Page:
New Research Suggests Air Pollution Makes COVID-19 Even More Deadly
A new study has found that long-term air pollution increases COVID-19 mortality rates.
The Harvard University researchers behind the study, which used data from 3,000 counties across the U.S., found that a small increase in long-term exposure to fine particulate matter leads to a large increase in the COVID-19 death rate.
“The impact is 20 times larger on COVID mortality than it is on mortality in general,” said Rachel Nethery, a co-author of the study.
Nethery said her team was interested in where COVID-19 and air pollution overlap: pre-existing conditions.
“A lot of the pre-existing conditions that seem to lead to people having really severe COVID outcomes were also pre-existing conditions that we know are caused by air pollution,” she said.
The study focused on long-term, chronic pollution, like what you’d see in New York, so what the findings mean for much of the Mountain West is unclear.
Air pollution in the region tends to be seasonal. In cities such as Denver and Salt Lake City, ozone pollution peaks in the summer, while oil and gas development in the region can cause ozone to spike in the winter. And then there’s seasonal and intermittent wildfire smoke.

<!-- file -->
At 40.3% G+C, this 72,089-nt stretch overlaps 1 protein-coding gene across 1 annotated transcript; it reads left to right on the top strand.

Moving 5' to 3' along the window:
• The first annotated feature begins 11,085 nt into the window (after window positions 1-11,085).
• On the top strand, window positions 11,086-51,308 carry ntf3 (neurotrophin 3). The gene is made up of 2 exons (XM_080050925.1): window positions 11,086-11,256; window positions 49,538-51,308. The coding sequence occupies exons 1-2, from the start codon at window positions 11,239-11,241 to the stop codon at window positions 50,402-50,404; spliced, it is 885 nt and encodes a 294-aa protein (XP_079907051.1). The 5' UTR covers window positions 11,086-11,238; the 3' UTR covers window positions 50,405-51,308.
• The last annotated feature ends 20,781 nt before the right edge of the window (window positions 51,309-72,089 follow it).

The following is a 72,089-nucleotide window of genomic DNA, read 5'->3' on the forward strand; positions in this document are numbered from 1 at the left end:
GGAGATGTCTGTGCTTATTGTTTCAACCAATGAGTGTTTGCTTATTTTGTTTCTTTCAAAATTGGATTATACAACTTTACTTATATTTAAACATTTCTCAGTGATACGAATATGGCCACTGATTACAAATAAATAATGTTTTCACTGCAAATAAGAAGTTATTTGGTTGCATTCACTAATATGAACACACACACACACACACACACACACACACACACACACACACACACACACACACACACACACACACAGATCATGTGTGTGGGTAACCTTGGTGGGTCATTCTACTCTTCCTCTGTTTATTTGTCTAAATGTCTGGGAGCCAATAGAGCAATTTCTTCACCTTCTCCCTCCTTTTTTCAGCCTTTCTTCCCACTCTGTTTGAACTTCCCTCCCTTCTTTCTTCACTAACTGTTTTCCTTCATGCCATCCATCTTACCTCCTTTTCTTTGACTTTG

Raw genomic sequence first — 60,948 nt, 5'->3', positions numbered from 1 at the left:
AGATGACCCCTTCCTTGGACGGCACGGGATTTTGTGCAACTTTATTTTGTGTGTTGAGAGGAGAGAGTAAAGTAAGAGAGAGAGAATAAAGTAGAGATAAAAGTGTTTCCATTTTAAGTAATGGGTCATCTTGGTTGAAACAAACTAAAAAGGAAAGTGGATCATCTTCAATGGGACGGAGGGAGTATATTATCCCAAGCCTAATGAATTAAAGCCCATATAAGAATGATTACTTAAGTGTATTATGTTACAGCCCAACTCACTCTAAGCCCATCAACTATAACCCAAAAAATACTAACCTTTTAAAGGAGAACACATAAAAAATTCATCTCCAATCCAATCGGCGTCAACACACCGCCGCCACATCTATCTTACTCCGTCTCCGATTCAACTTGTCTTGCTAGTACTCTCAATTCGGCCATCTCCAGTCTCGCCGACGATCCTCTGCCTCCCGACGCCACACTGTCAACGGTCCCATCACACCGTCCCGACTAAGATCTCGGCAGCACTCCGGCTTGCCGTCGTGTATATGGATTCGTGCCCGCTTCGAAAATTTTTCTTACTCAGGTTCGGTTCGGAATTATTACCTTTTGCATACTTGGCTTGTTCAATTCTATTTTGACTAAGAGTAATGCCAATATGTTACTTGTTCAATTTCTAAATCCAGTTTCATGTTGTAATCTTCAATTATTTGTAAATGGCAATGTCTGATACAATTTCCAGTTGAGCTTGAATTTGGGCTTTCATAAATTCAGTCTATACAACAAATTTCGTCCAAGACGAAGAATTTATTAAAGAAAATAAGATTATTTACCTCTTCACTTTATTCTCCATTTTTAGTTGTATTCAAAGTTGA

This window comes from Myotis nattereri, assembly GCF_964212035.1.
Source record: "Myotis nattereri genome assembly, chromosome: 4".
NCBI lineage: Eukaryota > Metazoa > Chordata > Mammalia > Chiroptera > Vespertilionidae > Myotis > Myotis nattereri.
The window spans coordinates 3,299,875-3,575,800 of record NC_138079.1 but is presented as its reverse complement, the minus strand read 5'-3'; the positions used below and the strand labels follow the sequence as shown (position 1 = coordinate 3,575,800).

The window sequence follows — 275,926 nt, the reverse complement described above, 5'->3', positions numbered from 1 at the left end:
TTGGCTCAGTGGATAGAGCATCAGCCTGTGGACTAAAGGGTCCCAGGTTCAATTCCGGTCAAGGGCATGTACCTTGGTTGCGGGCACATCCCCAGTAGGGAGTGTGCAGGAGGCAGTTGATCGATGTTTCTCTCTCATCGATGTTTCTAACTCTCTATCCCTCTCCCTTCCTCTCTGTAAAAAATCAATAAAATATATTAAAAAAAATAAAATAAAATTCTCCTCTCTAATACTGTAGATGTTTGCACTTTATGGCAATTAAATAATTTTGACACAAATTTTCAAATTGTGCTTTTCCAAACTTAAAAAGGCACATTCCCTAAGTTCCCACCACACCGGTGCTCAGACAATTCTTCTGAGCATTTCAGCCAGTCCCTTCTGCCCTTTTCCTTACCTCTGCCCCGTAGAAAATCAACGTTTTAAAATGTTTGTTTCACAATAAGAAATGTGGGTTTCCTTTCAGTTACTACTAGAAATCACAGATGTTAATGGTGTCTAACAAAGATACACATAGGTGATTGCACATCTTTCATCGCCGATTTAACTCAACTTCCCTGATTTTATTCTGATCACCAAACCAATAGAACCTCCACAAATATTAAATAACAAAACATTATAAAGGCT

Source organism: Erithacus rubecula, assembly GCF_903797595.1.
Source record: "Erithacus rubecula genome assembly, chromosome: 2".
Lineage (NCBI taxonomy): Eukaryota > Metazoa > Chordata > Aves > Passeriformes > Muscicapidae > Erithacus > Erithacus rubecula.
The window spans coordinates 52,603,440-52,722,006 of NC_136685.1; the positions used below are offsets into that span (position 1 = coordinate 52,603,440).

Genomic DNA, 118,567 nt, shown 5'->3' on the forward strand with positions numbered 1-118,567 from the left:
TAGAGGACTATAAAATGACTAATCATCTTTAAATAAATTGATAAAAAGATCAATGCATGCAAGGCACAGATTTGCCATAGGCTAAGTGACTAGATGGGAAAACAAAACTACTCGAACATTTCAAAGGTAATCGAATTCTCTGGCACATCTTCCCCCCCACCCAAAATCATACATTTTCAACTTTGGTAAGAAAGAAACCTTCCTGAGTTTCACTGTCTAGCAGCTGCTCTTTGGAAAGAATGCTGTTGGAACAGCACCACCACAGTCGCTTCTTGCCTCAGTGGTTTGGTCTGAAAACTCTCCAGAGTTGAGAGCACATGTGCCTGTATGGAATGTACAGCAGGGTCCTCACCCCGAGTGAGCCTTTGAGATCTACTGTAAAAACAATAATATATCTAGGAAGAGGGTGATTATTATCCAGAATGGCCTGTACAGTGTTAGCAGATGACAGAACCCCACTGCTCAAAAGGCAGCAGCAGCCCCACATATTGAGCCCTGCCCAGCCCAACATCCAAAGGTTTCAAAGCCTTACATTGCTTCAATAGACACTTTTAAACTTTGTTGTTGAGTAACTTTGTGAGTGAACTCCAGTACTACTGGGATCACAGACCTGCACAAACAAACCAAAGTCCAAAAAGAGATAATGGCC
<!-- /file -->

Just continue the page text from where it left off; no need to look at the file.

“The study results underscore the importance of continuing to enforce existing air pollution regulations to protect human health both during and after the COVID-19 crisis,” the authors wrote.
Find reporter Madelyn Beck on Twitter @MadelynBeck8
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This story was produced by the Mountain West News Bureau, a collaboration between Wyoming Public Media, Boise State Public Radio in Idaho, KUNR in Nevada, the O'Connor Center for the Rocky Mountain West in Montana, KUNC in Colorado, KUNM in New Mexico, with support from affiliate stations across the region. Funding for the Mountain West News Bureau is provided in part by the Corporation for Public Broadcasting.
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